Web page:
Denver Supergroup Mind Incision Creates a New Metal Subgenre | Westword
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Denver Supergroup Mind Incision Creates a New Metal Subgenre

The band will make its Mile High debut at the Bluebird Theater on Friday, January 12.
Local "supergroup" Mind Incision is making its Denver debut this month.
Local "supergroup" Mind Incision is making its Denver debut this month. Courtesy Mind Incision

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Local musician Jason Neil knows what it takes to be in a nationally touring band.

Before becoming the frontman of Denver’s newest supergroup, Mind Incision, Neil had the opportunity to share the stage with several heavy hitters, mainly Megadeth, Bullet for My Valentine and Butcher Babies, during a seven-year run with now-defunct outfit Arcanium, which was put to rest in 2014.

Now Mind Incision, which includes members from former Denver hard-rock act Less Than Under (guitarists Jon Maggard and Kyle Loucks) and California nu-metalers Motograter (bassist Aeon Cruz), is eyeing a similar path, having already garnered interest to do runs with such bands as Cradle of Filth and DevilDriver since forming in 2022. After releasing a handful of singles and music videos, including “Torn” this month, Mind Incision is shopping tours for 2024 and prepping to hit the road for the first time together.

“We're ready now,” Neil says. “I think the difference with us and any other band is we can just literally pick up where we left off.”

Before plugging into the national circuit, Mind Incision is playing a debut show at the Bluebird Theater on Friday, January 12. The Burial Plot, Carnal Contempt, Thrash Hard City and Defected are also on the bill.

Landing opening slots on cross-country tours and playing unfamiliar markets isn’t easy. As Neil sees it, it’s a completely different ball game. “The difference is you have to have your ducks in a row for national tours,” he shares. “You can’t go out on stage like that and not have the experience of doing it. I think that’s the bonus of having done it already. You see these bands come out, and you watch them set up thirty times in a tour. You watch them do their soundcheck. You watch how professional they are with other bands on the tour.”

There are a lot of lessons to be learned once a band makes the jump to “the other side of the fence,” according to Neil.

“When you’re a local band, you’re on one side of the fence. When you move to that national level, you’re on the other side of the fence,” he explains. “Then you start meeting all the people that you idolize, admire and are influenced by. You become a part of that team.”

In 2009, Neil, then with Arcanium, supported Megadeth during the thrash titan’s Endgame tour, which also included Machine Head, Suicide Silence and Warbringer. A month in, Megadeth founder Dave Mustaine decided to kick Suicide Silence off the bill before the last two dates and asked Arcanium to take one for the team.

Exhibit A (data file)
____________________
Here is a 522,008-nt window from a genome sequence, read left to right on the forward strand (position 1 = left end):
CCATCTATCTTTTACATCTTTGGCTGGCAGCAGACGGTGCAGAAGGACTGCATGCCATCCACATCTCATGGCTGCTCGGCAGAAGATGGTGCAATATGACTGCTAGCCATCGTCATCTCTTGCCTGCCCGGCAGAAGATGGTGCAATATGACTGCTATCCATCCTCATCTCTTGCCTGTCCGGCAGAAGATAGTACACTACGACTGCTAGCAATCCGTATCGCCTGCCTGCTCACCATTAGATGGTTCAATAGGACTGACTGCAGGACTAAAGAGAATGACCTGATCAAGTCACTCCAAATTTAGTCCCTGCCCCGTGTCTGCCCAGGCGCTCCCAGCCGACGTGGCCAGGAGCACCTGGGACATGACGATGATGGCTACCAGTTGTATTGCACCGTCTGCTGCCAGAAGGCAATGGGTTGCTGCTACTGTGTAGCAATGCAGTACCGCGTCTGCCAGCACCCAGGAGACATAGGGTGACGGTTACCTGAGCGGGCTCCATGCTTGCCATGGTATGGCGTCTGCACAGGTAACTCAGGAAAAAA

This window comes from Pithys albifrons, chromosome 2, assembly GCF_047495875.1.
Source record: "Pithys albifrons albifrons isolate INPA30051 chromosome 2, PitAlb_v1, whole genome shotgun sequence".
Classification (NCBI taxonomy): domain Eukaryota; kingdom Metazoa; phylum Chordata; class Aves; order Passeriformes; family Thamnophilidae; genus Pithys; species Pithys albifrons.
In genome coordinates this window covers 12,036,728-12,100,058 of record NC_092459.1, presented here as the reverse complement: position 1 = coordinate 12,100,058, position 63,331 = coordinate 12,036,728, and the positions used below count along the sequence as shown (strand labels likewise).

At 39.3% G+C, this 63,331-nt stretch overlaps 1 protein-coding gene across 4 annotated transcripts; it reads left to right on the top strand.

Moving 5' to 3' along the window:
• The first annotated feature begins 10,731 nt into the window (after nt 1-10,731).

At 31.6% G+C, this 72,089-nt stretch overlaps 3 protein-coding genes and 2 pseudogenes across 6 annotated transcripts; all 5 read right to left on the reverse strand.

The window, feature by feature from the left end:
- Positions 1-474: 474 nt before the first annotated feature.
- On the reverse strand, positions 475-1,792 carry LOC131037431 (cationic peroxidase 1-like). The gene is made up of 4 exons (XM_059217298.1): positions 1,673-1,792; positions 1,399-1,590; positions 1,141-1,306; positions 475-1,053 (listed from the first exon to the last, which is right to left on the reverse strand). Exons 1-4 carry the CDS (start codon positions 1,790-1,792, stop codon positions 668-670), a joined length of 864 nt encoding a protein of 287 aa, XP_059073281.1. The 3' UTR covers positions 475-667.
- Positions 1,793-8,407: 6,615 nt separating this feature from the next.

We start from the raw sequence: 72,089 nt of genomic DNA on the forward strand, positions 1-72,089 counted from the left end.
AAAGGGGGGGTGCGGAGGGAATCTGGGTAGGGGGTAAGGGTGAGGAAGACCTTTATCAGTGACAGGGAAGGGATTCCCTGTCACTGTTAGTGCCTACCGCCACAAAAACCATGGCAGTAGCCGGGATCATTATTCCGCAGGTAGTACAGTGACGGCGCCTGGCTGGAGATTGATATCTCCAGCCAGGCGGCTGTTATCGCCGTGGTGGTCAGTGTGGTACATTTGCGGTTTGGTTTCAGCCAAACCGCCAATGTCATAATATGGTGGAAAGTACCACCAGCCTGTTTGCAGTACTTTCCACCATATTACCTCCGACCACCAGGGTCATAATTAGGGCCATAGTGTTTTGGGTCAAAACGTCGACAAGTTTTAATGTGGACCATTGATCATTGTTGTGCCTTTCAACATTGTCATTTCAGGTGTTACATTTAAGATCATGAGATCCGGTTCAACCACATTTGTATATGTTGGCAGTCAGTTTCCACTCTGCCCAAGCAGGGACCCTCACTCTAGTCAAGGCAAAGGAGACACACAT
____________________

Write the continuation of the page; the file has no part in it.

“I get a knock at the door, and it’s Dave," Neil recalls. "He asked, ‘Hey, Jay, mind if I come in for a minute?’ Then he was like, ‘Listen, is there any way you can play an extra ten minutes tonight? I’m going to kick Suicide Silence off this tour. If you can cover forty minutes for the next two shows, that would really help me out.’”

Of course, Neil, who was a “Megadeth kid” growing up, agreed. He didn’t bother to tell Mustaine that Arcanium didn’t have an extra ten minutes of tunes lying around. It didn’t matter that the band’s bus broke down the night before and they had to load everything into a U-Haul truck just to make the show in Reno that night, either.

“As soon as the door shut, I look at the rest of the band like, ‘Shit, we don’t have another ten minutes' worth of music,’ because we’re thirty days into the tour with a thirty-minute set, man,” he recalls. “We’ve been playing that thirty-minute set for sixty days, because we had thirty days of practice before the set. These are the things that throw you off-kilter.”

But all’s well that ends well, and Arcanium killed it. Neil says it’s just one example of how life on the road can throw bands an unexpected curveball if they’re not properly prepared. And that’s why Mind Incision, which also includes drummer Kelly Morse, is treating the upcoming Denver concert like the first night of a lengthy tour. “For this show, for example, this is how I would prepare for a tour,” Neil explains. “We are practicing our set for this show, and it’s set in stone. We have it timed down to the second. That’s how you come out and be professional.”

The plan is to play previously released singles, including “Tattered,” “Zero230” and “Slaves to the Game,” plus a bonus Korn cover. “I know the crowd will be into that,” Neil says of the cover, which is a nod to the group’s nu-metal influences.

Mix that with 2000s metalcore (think I Prevail and Falling in Reverse), and the Mind Incision sound can best be described as “nu-core” — a tag Neil has embraced since a Brazilian outlet, Metal Pedia, dubbed the band founders of the new subgenre.

“In an interview, I said, 'We’re nu-metal with a lot of core values,'” he says. “I thought it was pretty cool.”

It’s clear that Mind Incision is indeed ready to bring nu-core to the masses, too.

“It’s important this year to get out there and stay out there,” Neil concludes.

Mind Incision, 7 p.m. Friday, January 12, Bluebird Theater, 3317 East Colfax Avenue. Tickets are $22.50.
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